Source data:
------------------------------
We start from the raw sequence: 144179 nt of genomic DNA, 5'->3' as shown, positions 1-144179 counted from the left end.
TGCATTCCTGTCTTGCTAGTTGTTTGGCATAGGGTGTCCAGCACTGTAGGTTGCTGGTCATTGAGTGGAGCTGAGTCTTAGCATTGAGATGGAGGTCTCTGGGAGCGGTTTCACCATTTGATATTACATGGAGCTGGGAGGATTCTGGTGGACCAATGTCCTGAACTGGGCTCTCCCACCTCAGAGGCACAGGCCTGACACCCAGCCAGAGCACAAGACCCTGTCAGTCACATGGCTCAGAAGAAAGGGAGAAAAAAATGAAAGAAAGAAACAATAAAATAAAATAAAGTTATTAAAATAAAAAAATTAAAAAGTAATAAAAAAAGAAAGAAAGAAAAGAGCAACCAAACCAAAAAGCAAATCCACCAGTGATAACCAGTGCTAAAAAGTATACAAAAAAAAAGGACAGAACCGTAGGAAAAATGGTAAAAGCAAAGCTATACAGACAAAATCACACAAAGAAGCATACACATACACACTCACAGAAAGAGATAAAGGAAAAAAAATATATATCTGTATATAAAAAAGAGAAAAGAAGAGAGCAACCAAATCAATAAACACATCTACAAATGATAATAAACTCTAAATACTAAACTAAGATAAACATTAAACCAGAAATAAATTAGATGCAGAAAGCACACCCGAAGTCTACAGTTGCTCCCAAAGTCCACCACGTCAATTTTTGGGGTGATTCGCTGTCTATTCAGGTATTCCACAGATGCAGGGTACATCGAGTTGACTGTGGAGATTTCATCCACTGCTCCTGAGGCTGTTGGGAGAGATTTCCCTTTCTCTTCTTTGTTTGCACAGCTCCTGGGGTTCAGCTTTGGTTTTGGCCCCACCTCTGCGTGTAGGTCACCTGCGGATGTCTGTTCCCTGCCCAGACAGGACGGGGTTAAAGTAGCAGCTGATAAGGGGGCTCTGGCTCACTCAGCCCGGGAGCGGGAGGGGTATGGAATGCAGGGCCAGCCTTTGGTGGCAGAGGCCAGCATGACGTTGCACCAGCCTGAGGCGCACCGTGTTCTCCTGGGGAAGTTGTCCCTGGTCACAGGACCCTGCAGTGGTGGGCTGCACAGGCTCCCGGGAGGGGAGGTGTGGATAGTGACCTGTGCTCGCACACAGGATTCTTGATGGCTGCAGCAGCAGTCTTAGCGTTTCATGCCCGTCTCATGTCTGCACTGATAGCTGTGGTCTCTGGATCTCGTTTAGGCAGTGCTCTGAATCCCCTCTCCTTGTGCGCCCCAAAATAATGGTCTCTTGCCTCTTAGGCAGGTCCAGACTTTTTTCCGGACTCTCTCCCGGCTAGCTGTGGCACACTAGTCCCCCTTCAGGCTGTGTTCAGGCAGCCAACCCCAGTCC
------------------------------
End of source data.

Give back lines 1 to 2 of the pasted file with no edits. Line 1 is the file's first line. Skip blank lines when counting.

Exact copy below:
We start from the raw sequence: 144179 nt of genomic DNA, 5'->3' as shown, positions 1-144179 counted from the left end.
TGCATTCCTGTCTTGCTAGTTGTTTGGCATAGGGTGTCCAGCACTGTAGGTTGCTGGTCATTGAGTGGAGCTGAGTCTTAGCATTGAGATGGAGGTCTCTGGGAGCGGTTTCACCATTTGATATTACATGGAGCTGGGAGGATTCTGGTGGACCAATGTCCTGAACTGGGCTCTCCCACCTCAGAGGCACAGGCCTGACACCCAGCCAGAGCACAAGACCCTGTCAGTCACATGGCTCAGAAGAAAGGGAGAAAAAAATGAAAGAAAGAAACAATAAAATAAAATAAAGTTATTAAAATAAAAAAATTAAAAAGTAATAAAAAAAGAAAGAAAGAAAAGAGCAACCAAACCAAAAAGCAAATCCACCAGTGATAACCAGTGCTAAAAAGTATACAAAAAAAAAGGACAGAACCGTAGGAAAAATGGTAAAAGCAAAGCTATACAGACAAAATCACACAAAGAAGCATACACATACACACTCACAGAAAGAGATAAAGGAAAAAAAATATATATCTGTATATAAAAAAGAGAAAAGAAGAGAGCAACCAAATCAATAAACACATCTACAAATGATAATAAACTCTAAATACTAAACTAAGATAAACATTAAACCAGAAATAAATTAGATGCAGAAAGCACACCCGAAGTCTACAGTTGCTCCCAAAGTCCACCACGTCAATTTTTGGGGTGATTCGCTGTCTATTCAGGTATTCCACAGATGCAGGGTACATCGAGTTGACTGTGGAGATTTCATCCACTGCTCCTGAGGCTGTTGGGAGAGATTTCCCTTTCTCTTCTTTGTTTGCACAGCTCCTGGGGTTCAGCTTTGGTTTTGGCCCCACCTCTGCGTGTAGGTCACCTGCGGATGTCTGTTCCCTGCCCAGACAGGACGGGGTTAAAGTAGCAGCTGATAAGGGGGCTCTGGCTCACTCAGCCCGGGAGCGGGAGGGGTATGGAATGCAGGGCCAGCCTTTGGTGGCAGAGGCCAGCATGACGTTGCACCAGCCTGAGGCGCACCGTGTTCTCCTGGGGAAGTTGTCCCTGGTCACAGGACCCTGCAGTGGTGGGCTGCACAGGCTCCCGGGAGGGGAGGTGTGGATAGTGACCTGTGCTCGCACACAGGATTCTTGATGGCTGCAGCAGCAGTCTTAGCGTTTCATGCCCGTCTCATGTCTGCACTGATAGCTGTGGTCTCTGGATCTCGTTTAGGCAGTGCTCTGAATCCCCTCTCCTTGTGCGCCCCAAAATAATGGTCTCTTGCCTCTTAGGCAGGTCCAGACTTTTTTCCGGACTCTCTCCCGGCTAGCTGTGGCACACTAGTCCCCCTTCAGGCTGTGTTCAGGCAGCCAACCCCAGTCC